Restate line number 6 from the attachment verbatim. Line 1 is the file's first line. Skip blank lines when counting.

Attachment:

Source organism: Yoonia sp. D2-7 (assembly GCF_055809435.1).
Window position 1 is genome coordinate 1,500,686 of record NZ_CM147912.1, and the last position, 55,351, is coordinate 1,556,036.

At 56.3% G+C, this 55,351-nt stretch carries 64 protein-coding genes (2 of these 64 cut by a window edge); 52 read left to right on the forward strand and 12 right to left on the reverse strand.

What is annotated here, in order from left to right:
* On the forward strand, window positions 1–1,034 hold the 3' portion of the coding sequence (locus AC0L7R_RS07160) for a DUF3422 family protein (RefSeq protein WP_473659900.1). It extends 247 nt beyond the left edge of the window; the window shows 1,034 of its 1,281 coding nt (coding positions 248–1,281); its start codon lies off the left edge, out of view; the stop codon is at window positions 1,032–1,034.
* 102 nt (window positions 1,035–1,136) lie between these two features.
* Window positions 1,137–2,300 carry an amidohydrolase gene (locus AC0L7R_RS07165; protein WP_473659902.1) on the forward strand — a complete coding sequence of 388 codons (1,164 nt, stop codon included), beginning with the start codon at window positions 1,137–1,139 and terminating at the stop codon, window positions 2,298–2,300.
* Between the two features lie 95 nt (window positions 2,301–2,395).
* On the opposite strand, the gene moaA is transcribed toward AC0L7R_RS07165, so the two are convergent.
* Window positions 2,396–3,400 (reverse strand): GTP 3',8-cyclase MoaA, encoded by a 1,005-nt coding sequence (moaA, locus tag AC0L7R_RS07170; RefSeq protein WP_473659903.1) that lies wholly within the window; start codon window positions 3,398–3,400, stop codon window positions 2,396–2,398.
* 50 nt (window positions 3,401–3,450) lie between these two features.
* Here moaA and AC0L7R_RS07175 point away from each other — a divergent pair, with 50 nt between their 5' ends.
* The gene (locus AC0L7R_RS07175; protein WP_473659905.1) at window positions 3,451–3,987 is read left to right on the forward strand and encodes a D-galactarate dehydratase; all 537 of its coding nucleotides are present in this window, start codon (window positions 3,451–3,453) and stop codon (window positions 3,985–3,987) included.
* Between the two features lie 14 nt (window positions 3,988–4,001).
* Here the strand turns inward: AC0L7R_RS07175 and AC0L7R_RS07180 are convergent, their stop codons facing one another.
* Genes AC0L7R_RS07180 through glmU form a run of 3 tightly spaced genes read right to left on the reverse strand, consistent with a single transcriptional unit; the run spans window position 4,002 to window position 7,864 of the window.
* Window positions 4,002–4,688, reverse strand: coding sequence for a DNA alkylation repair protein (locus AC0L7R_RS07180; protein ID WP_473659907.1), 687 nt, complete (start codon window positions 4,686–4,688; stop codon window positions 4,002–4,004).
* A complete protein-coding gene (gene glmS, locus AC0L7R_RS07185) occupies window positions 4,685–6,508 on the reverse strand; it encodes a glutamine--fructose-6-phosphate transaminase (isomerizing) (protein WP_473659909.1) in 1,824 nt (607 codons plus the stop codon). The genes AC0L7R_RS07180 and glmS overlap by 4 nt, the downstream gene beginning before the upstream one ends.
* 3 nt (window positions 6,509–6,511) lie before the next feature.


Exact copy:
* 102 nt (window positions 1,035–1,136) lie between these two features.